A Look at How Digital Cameras Lose Their Value Compared to Film Bodies

If you’ve even decided to click on this article then you’re probably aware of some of the frustrations some of your fellow photographers feel. Let’s preface this: four or five years ago you may have purchased a Fujifilm X Pro 1. Last year it was updated, giving it a sufficient four year life span. Now you want to upgrade, and you’re finding they’re still going for at a ridiculously low price brand new and only a few hundred used. But the newer cameras like the Fujifilm X Pro 2 costs around $1,699. Fujifilm isn’t exclusive to this: so too is Sony and the Micro Four Thirds coalition.

Now if you look at some of the film camera bodies, you’ll start to realize just how well they hold their value–especially if the system is still current.

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Three Years Ago, Hasselblad Announced the Sony a99. Let’s Be Thankful They’re Not Doing This Anymore

A few years ago, the weirdest thing happened: Hasselblad announced the Hasselblad HV–which as much as they claimed otherwise, is a rebadged Sony a99 camera. In fact, my headline upset them and cut me off of their press list for a while. Now what Hasselblad did isn’t exactly new. Companies have been working together on collaborations for a while. Leica and Minolta did it years ago to create one of the most famous ones: the Leica CL. Leica also works closely with Panasonic in a similar respect. Hasselblad decided to try this with Sony and unfortunately for them, it backfired pretty hard.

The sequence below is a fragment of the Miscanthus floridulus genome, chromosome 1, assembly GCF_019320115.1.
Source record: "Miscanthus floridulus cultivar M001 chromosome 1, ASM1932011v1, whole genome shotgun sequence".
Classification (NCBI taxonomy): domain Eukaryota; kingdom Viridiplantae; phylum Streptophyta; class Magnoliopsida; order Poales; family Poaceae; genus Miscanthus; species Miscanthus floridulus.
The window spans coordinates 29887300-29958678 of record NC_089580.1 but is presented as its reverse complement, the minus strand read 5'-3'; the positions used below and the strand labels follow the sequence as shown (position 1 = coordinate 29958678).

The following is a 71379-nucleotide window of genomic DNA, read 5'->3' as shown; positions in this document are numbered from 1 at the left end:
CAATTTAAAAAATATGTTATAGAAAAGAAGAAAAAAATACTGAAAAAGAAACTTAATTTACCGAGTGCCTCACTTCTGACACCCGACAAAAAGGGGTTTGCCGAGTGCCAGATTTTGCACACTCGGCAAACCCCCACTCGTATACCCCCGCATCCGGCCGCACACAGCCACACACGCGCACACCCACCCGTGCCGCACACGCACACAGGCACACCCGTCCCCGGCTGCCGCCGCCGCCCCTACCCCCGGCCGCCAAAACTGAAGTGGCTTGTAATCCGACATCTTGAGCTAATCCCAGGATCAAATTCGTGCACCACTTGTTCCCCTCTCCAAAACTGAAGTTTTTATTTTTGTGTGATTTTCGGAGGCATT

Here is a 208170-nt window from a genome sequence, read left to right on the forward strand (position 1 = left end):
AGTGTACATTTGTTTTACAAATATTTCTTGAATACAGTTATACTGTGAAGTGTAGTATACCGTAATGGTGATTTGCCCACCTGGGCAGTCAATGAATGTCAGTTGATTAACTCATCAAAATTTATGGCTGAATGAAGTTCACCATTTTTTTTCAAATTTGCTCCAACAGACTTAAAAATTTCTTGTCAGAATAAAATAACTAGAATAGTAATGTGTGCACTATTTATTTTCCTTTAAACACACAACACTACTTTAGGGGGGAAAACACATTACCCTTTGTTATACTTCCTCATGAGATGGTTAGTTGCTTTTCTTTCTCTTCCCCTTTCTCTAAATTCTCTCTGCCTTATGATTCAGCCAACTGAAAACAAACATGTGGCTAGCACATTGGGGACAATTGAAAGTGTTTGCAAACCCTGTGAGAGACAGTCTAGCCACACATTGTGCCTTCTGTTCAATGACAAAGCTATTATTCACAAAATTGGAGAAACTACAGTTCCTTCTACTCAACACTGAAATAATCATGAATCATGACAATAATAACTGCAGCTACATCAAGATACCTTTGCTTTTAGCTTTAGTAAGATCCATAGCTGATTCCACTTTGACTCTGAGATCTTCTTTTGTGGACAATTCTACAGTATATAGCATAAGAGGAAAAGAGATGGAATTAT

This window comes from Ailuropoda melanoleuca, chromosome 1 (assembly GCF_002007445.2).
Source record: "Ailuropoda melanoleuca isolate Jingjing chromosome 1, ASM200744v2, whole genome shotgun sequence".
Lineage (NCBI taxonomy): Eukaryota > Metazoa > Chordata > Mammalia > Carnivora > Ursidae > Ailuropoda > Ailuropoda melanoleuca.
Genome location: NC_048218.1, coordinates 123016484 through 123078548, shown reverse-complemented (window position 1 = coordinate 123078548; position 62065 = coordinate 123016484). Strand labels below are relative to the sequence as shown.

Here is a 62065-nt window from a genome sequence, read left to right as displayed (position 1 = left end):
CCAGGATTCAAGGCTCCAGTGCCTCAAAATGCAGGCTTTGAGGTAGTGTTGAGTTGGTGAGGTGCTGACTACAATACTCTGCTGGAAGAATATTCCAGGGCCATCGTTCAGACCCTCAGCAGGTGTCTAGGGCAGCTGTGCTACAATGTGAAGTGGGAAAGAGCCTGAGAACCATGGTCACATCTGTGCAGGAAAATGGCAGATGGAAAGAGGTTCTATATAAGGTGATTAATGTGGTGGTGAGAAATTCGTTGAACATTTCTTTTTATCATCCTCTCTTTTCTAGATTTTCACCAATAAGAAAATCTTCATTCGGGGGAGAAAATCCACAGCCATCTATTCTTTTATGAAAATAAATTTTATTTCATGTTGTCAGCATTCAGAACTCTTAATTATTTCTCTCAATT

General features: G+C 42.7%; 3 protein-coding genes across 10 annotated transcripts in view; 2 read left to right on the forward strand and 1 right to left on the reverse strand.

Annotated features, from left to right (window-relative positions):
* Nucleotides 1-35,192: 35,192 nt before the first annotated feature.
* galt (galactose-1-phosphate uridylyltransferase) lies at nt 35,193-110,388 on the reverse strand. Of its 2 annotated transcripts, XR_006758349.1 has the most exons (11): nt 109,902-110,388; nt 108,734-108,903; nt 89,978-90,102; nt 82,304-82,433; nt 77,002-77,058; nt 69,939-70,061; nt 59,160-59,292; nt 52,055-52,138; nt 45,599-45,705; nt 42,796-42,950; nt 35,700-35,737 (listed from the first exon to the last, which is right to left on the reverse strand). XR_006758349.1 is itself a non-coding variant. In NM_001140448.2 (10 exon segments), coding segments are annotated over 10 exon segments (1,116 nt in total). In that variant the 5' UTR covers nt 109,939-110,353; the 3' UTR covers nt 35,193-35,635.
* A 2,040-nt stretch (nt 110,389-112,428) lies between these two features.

We all laughed, all of us. If you enter forums, Reddit, or other conversations on the web you’ll read someone saying that they’re so glad that the Hasselblad of today is actually trying to innovate. And they truly have with the Hasselblad X1D. With their old CEO out of his position though, the company is going to see some new steering and we’re going to need to see how they pan out. But I’m sure that we won’t anything like the Hasselblad HV happen again.

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Want to Shoot Film with Sony Lenses? You May Want a Minolta a9 With SSM Support

If you look at the surviving DSLR manufacturers out there, you’ve got Canon, Nikon, Sony (Minolta), and Pentax. All of the brands have made big advancements and changes in the years since digital took over film, but none probably as much as Sony. In fact, using a camera like a Canon 1v, Canon EOS Elan 7, or others are very straightforward and compatible with most of the newer lenses. Sony lets you do the same thing with the Minolta camera bodies, but if you want to utilize the SSM technology in some of the lenses then you probably need a Minolta a9 with SSM support.

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This New 17mm F4.5 Lens Makes Your Pancake Lens Look Huge

Leica owners have a new 17mm F/4.5 handmade lens from MS Optics to spend their hard earned money on, and this lens makes pancake lenses look huge. The Perar Ultra-Wide 17mm f4.5 Retrofocus features a viewing angle of 100 degrees and weighs almost nothing at 60g.

MS Optics notes in their press release that the lens itself features four elements in four groups, with a wide open aperture of F/4.5 and minimum aperture of F/16. The Perar Ultra-Wide 17mm f4.5 Retrofocus can also focus on subjects as close as 0.4m meters to infinity.